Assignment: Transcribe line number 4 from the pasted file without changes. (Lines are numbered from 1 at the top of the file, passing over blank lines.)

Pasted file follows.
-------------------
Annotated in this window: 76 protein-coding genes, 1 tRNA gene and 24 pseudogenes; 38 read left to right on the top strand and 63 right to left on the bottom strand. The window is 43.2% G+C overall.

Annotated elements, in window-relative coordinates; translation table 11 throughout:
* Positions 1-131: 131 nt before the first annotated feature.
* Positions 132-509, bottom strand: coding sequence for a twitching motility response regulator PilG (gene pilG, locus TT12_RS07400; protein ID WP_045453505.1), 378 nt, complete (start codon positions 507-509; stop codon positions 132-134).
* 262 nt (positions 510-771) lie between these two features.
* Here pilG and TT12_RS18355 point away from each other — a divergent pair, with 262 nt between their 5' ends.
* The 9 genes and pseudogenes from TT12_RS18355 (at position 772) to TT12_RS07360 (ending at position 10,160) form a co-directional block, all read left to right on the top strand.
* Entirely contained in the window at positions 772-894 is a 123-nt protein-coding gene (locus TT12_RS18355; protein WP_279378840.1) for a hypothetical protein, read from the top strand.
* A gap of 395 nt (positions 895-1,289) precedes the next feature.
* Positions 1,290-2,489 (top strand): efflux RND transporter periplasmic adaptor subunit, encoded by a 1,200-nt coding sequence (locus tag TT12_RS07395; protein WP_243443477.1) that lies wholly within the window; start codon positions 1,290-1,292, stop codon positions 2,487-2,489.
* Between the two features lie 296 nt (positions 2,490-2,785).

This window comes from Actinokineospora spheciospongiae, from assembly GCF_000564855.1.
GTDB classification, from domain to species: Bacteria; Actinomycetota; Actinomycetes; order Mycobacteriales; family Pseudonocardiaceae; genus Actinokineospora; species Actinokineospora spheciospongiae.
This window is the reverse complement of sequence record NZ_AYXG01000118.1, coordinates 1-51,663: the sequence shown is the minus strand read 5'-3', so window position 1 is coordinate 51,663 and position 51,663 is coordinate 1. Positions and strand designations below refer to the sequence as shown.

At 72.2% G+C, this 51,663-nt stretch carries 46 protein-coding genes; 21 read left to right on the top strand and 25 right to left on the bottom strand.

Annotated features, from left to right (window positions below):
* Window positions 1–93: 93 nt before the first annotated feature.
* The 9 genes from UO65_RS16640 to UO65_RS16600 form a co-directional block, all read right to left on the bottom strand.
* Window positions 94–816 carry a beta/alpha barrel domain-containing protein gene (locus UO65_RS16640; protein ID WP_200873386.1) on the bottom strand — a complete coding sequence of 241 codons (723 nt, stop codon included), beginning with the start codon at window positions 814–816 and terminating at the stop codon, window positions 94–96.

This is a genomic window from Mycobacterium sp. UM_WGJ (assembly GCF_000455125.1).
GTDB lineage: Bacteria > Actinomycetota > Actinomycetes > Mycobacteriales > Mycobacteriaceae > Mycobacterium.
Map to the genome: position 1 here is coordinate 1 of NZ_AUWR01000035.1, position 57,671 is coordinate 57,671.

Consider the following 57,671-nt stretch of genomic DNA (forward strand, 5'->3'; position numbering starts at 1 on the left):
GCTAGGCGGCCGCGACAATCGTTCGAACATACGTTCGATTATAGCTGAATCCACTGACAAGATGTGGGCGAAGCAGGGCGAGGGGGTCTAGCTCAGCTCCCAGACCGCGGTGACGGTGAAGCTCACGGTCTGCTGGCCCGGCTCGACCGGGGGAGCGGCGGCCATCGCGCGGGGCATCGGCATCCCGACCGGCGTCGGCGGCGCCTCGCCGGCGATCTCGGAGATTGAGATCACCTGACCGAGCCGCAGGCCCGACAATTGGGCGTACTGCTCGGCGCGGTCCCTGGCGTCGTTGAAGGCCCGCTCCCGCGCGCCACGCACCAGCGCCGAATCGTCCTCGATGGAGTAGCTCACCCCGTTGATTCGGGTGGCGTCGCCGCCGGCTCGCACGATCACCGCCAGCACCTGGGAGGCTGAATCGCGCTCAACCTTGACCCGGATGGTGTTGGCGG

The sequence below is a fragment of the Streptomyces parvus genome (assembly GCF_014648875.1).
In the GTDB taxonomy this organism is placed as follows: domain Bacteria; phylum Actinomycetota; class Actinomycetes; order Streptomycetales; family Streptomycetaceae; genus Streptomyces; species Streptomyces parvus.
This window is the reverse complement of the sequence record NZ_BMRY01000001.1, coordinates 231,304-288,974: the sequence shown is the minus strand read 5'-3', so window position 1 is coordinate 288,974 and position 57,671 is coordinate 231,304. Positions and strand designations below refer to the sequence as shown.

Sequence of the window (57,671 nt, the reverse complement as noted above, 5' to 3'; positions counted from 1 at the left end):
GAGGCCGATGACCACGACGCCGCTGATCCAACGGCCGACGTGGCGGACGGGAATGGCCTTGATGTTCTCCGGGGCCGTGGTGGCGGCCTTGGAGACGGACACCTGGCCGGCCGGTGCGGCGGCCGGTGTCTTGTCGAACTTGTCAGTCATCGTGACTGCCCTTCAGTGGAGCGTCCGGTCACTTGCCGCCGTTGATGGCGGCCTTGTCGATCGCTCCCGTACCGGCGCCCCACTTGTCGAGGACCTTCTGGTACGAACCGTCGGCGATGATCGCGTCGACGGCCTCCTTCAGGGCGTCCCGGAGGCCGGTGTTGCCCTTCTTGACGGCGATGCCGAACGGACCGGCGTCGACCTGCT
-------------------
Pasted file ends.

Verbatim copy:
* Positions 132-509, bottom strand: coding sequence for a twitching motility response regulator PilG (gene pilG, locus TT12_RS07400; protein ID WP_045453505.1), 378 nt, complete (start codon positions 507-509; stop codon positions 132-134).